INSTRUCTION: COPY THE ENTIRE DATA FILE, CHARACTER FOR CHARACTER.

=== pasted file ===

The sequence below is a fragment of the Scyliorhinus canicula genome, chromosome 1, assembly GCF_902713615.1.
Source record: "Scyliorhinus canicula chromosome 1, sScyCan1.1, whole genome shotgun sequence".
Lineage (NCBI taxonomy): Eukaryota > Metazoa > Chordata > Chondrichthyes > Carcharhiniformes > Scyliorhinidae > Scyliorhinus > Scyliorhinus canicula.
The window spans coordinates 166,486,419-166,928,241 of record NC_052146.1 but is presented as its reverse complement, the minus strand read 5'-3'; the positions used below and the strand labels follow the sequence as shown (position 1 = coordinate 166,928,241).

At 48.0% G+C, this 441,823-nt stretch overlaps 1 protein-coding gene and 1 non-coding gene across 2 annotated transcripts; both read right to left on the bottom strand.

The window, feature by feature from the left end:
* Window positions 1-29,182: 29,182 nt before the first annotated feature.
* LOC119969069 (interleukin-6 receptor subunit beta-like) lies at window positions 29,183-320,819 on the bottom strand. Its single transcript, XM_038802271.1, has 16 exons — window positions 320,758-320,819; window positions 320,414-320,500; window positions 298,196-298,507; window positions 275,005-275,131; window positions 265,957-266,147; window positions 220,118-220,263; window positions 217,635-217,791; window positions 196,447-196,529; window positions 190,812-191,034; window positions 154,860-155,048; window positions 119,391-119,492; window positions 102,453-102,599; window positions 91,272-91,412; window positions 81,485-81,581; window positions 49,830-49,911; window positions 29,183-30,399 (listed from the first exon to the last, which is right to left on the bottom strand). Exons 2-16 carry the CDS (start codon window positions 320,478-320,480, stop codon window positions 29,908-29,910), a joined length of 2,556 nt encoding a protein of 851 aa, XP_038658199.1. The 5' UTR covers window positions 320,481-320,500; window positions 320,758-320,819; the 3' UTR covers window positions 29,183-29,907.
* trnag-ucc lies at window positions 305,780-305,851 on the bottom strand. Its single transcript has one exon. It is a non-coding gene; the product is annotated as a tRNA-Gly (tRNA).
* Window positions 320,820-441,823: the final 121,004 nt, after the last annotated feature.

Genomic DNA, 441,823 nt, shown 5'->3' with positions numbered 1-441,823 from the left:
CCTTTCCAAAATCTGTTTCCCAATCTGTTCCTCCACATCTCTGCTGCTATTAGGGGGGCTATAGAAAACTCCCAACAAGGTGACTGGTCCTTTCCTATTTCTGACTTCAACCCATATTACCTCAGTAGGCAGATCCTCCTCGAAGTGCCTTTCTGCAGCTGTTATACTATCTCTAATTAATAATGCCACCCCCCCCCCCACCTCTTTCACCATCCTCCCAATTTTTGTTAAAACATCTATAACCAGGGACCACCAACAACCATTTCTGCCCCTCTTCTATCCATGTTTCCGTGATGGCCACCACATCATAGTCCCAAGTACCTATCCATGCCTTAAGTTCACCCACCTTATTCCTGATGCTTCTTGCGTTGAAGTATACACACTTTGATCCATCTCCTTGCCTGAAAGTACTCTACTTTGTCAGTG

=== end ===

The sequence below is a fragment of the Scyliorhinus canicula genome, chromosome 1, assembly GCF_902713615.1.
Source record: "Scyliorhinus canicula chromosome 1, sScyCan1.1, whole genome shotgun sequence".
Lineage (NCBI taxonomy): Eukaryota > Metazoa > Chordata > Chondrichthyes > Carcharhiniformes > Scyliorhinidae > Scyliorhinus > Scyliorhinus canicula.
The window spans coordinates 166,486,419-166,928,241 of record NC_052146.1 but is presented as its reverse complement, the minus strand read 5'-3'; the positions used below and the strand labels follow the sequence as shown (position 1 = coordinate 166,928,241).

At 48.0% G+C, this 441,823-nt stretch overlaps 1 protein-coding gene and 1 non-coding gene across 2 annotated transcripts; both read right to left on the bottom strand.

The window, feature by feature from the left end:
* Window positions 1-29,182: 29,182 nt before the first annotated feature.
* LOC119969069 (interleukin-6 receptor subunit beta-like) lies at window positions 29,183-320,819 on the bottom strand. Its single transcript, XM_038802271.1, has 16 exons — window positions 320,758-320,819; window positions 320,414-320,500; window positions 298,196-298,507; window positions 275,005-275,131; window positions 265,957-266,147; window positions 220,118-220,263; window positions 217,635-217,791; window positions 196,447-196,529; window positions 190,812-191,034; window positions 154,860-155,048; window positions 119,391-119,492; window positions 102,453-102,599; window positions 91,272-91,412; window positions 81,485-81,581; window positions 49,830-49,911; window positions 29,183-30,399 (listed from the first exon to the last, which is right to left on the bottom strand). Exons 2-16 carry the CDS (start codon window positions 320,478-320,480, stop codon window positions 29,908-29,910), a joined length of 2,556 nt encoding a protein of 851 aa, XP_038658199.1. The 5' UTR covers window positions 320,481-320,500; window positions 320,758-320,819; the 3' UTR covers window positions 29,183-29,907.
* trnag-ucc lies at window positions 305,780-305,851 on the bottom strand. Its single transcript has one exon. It is a non-coding gene; the product is annotated as a tRNA-Gly (tRNA).
* Window positions 320,820-441,823: the final 121,004 nt, after the last annotated feature.

Genomic DNA, 441,823 nt, shown 5'->3' with positions numbered 1-441,823 from the left:
CCTTTCCAAAATCTGTTTCCCAATCTGTTCCTCCACATCTCTGCTGCTATTAGGGGGGCTATAGAAAACTCCCAACAAGGTGACTGGTCCTTTCCTATTTCTGACTTCAACCCATATTACCTCAGTAGGCAGATCCTCCTCGAAGTGCCTTTCTGCAGCTGTTATACTATCTCTAATTAATAATGCCACCCCCCCCCCCACCTCTTTCACCATCCTCCCAATTTTTGTTAAAACATCTATAACCAGGGACCACCAACAACCATTTCTGCCCCTCTTCTATCCATGTTTCCGTGATGGCCACCACATCATAGTCCCAAGTACCTATCCATGCCTTAAGTTCACCCACCTTATTCCTGATGCTTCTTGCGTTGAAGTATACACACTTTGATCCATCTCCTTGCCTGAAAGTACTCTACTTTGTCAGTG